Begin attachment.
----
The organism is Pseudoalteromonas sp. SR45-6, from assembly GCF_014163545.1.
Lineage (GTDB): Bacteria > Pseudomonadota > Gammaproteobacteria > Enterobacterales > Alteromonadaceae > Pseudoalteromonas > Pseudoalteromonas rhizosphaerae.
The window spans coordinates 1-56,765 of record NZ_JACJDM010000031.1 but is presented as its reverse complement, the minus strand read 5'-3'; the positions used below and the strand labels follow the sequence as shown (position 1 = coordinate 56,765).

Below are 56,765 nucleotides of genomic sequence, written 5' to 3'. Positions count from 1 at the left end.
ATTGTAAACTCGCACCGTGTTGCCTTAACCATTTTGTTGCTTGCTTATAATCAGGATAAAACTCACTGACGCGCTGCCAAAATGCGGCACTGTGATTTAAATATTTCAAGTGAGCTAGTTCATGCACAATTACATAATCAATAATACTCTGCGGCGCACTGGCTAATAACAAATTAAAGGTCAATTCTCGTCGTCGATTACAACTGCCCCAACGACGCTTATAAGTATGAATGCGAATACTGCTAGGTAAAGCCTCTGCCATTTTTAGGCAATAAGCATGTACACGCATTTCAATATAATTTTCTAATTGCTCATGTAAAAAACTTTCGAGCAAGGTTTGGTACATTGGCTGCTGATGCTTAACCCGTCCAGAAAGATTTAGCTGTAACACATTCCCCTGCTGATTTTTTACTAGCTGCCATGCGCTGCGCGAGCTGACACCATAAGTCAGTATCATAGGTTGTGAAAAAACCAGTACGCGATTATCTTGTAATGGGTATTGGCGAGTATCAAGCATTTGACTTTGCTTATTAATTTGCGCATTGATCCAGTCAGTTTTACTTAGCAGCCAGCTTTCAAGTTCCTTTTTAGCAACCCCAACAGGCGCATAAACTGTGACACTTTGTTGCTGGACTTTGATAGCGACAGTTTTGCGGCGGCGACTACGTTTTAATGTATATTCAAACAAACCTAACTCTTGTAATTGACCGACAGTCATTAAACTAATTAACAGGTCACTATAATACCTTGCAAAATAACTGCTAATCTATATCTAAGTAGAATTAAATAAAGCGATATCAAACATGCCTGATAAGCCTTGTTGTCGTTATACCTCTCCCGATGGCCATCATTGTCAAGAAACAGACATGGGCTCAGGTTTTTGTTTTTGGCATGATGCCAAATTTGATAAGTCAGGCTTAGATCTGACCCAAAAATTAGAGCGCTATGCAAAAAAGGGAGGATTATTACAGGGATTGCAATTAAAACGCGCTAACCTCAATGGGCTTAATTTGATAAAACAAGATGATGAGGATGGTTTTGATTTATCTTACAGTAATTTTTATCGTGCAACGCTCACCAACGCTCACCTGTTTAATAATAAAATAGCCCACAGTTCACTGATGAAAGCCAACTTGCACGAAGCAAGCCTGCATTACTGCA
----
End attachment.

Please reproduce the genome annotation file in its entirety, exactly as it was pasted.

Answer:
The organism is Pseudoalteromonas sp. SR45-6, from assembly GCF_014163545.1.
Lineage (GTDB): Bacteria > Pseudomonadota > Gammaproteobacteria > Enterobacterales > Alteromonadaceae > Pseudoalteromonas > Pseudoalteromonas rhizosphaerae.
The window spans coordinates 1-56,765 of record NZ_JACJDM010000031.1 but is presented as its reverse complement, the minus strand read 5'-3'; the positions used below and the strand labels follow the sequence as shown (position 1 = coordinate 56,765).

Below are 56,765 nucleotides of genomic sequence, written 5' to 3'. Positions count from 1 at the left end.
ATTGTAAACTCGCACCGTGTTGCCTTAACCATTTTGTTGCTTGCTTATAATCAGGATAAAACTCACTGACGCGCTGCCAAAATGCGGCACTGTGATTTAAATATTTCAAGTGAGCTAGTTCATGCACAATTACATAATCAATAATACTCTGCGGCGCACTGGCTAATAACAAATTAAAGGTCAATTCTCGTCGTCGATTACAACTGCCCCAACGACGCTTATAAGTATGAATGCGAATACTGCTAGGTAAAGCCTCTGCCATTTTTAGGCAATAAGCATGTACACGCATTTCAATATAATTTTCTAATTGCTCATGTAAAAAACTTTCGAGCAAGGTTTGGTACATTGGCTGCTGATGCTTAACCCGTCCAGAAAGATTTAGCTGTAACACATTCCCCTGCTGATTTTTTACTAGCTGCCATGCGCTGCGCGAGCTGACACCATAAGTCAGTATCATAGGTTGTGAAAAAACCAGTACGCGATTATCTTGTAATGGGTATTGGCGAGTATCAAGCATTTGACTTTGCTTATTAATTTGCGCATTGATCCAGTCAGTTTTACTTAGCAGCCAGCTTTCAAGTTCCTTTTTAGCAACCCCAACAGGCGCATAAACTGTGACACTTTGTTGCTGGACTTTGATAGCGACAGTTTTGCGGCGGCGACTACGTTTTAATGTATATTCAAACAAACCTAACTCTTGTAATTGACCGACAGTCATTAAACTAATTAACAGGTCACTATAATACCTTGCAAAATAACTGCTAATCTATATCTAAGTAGAATTAAATAAAGCGATATCAAACATGCCTGATAAGCCTTGTTGTCGTTATACCTCTCCCGATGGCCATCATTGTCAAGAAACAGACATGGGCTCAGGTTTTTGTTTTTGGCATGATGCCAAATTTGATAAGTCAGGCTTAGATCTGACCCAAAAATTAGAGCGCTATGCAAAAAAGGGAGGATTATTACAGGGATTGCAATTAAAACGCGCTAACCTCAATGGGCTTAATTTGATAAAACAAGATGATGAGGATGGTTTTGATTTATCTTACAGTAATTTTTATCGTGCAACGCTCACCAACGCTCACCTGTTTAATAATAAAATAGCCCACAGTTCACTGATGAAAGCCAACTTGCACGAAGCAAGCCTGCATTACTGCA